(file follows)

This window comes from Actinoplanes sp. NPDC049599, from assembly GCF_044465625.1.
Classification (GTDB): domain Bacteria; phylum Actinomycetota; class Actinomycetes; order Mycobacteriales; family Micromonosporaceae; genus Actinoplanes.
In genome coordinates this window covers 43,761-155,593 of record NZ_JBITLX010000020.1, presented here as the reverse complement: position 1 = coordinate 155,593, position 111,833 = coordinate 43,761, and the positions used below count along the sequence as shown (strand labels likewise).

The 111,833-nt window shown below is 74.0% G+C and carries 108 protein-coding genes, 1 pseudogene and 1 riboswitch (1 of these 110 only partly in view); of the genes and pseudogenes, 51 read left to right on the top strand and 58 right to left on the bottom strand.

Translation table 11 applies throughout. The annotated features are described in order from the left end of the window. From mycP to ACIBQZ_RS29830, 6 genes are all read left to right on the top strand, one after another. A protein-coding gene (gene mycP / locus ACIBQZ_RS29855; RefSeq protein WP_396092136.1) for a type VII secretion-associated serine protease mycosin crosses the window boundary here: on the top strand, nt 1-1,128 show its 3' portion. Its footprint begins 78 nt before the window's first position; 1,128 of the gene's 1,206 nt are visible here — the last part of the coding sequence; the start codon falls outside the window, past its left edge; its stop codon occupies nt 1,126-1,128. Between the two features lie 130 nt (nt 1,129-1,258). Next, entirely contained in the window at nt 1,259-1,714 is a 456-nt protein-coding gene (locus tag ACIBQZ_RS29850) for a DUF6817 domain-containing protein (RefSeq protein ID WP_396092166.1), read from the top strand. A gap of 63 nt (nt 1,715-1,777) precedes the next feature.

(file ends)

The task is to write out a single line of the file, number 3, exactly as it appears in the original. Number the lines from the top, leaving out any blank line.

In genome coordinates this window covers 43,761-155,593 of record NZ_JBITLX010000020.1, presented here as the reverse complement: position 1 = coordinate 155,593, position 111,833 = coordinate 43,761, and the positions used below count along the sequence as shown (strand labels likewise).